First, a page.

Four white marble urns are placed on a table in front of the Panay chapel. It’s a Sunday morning in Quezon City, and only the distant sound of an occasional passing car can be heard. Sarah Celiz steps forward from the pews and helps cover the ballot boxes with a crisp white cloth. A wooden cross is gently placed on top.
Two of the urns contain the ashes of Celiz’s sons, Almon and Dicklie. They were killed six months apart in 2017 during Philippine President Rodrigo Duterte’s so-called War on Drugs, a merciless crackdown that mainly targeted young men living in poor urban areas. Celiz, who had to take care of 12 grandchildren, could barely afford to bury her sons. She managed to pay around 10,000 pesos (£150) for two temporary “apartment graves”, concrete boxes stacked up to eight stories high, in a public cemetery in Caloocan, Metro Manila. Serious leases expired this year.
Now the remains of Almon and Dicklies rest in urns in the chapel, where they will be blessed and returned to the family. They were cremated with the support of St Arnold Janssen Kalinga Centre, a Catholic charity, which helps families affected by the war on drugs who cannot afford permanent burials. Without such support, families risk completely losing the remains of their loved ones.
It is likely that many more victims will be evicted from cemeteries when the five-year leases on their graves expire. The International Criminal Court, which investigates abuses linked to anti-drug operations, estimates that between 12,000 and 30,000 people were killed from July 2016 to March 2019.
Victims were often buried in “apartment graves”. These are much more affordable than permanent sites or cremations, but they are only temporary. After the lease expires, families are responsible for finding an alternate arrangement.
Cemeteries are not informing families of the impending expiration of apartment graves, said Father Flaviano Villanueva, a Catholic priest and founder of the St Arnold Janssen Kalinga Centre. Instead, graves can be cleared without warning. “If you go there at the right time, you will see piles of bags of bones placed, collected, gathered and later buried in a common grave,” he said.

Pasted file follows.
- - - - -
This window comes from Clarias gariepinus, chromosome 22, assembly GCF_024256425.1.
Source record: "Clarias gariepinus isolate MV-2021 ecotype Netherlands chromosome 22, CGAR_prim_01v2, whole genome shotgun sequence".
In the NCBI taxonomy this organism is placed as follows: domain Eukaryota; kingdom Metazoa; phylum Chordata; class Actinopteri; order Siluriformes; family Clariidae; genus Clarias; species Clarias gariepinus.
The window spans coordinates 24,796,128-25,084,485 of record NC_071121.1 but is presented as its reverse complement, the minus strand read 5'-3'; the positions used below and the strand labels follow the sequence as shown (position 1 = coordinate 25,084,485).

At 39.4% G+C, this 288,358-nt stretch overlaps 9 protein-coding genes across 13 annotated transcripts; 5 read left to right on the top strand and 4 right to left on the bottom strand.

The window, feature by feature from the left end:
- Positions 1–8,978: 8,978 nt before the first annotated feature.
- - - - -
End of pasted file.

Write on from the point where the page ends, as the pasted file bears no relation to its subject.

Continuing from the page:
For families, it means losing their loved ones a second time.
Celiz said she learned last year that she had a brain tumor and wanted to be sure her sons would be buried with dignity. Paying extra money to the cemetery was not an option. The costs associated with their deaths in 2017 – including their funeral apartments, burials, wakes and an autopsy for Almon – had already amounted to 77,000 pesos ($1,500).
Although Celiz runs a sari-sari shop (a neighborhood convenience store) and sells clothes, she also takes care of the children of her two sons, who all go to school. Her husband worked alongside Almon and Dicklie as a painter, but has not worked since their deaths.
Almon, a father of five, was killed aged 32 on February 6, 2017 when a police task force arrived at a wake he had attended. There was a commotion and he tried to run away. He was shot in the chest and arm.
Six months later, Dicklie, her 31-year-old younger brother, was killed. Celiz remembers seeing her body at a funeral home; he had been shot several times, including in the head, chest and arm. “His eyes seemed to be crying,” she said. Celiz learned that Dicklie, a father of seven, had been taken to the police station and had a bag placed over his head. His body was found abandoned nearby.
St Arnold Janssen Kalinga Centre, which has exhumed more than 50 bodies in the past year, is funding autopsies for the victims, which could provide evidence to national or international prosecutors.
Some autopsies revealed obvious irregularities: despite the victims’ death certificates listing illnesses such as pneumonia or sepsis as causes of death, the examination revealed that they had been shot.
Duterte will step down on June 30 after reaching the end of his single six-year term. He remains popular in his country, even though his war on drugs is currently under investigation by the International Criminal Court. His successor, Ferdinand Marcos Jr, said he would only allow court prosecutors into the country as tourists, thereby shielding him from justice. Duterte’s daughter, Sara, was elected as the next vice president.
At the chapel of Panay, Celiz cries while speaking in front of the congregation. She is relieved, she says, that her sons are resting in a much better place. “I said to my sons: don’t worry about the obligations that remain, I will do it, I will take care of your children. Please guide me, my sons. I will fight to get justice for you. Thank you, my sons, for showing your love when you were still with us.
As the service draws to a close, a prayer is read for the souls of those slain. The urns are blessed and sprinkled with holy water. Celiz and the relatives of the other victims are invited to pick up their ballot boxes. Celiz gently picks up her son’s urn, hugging it tightly.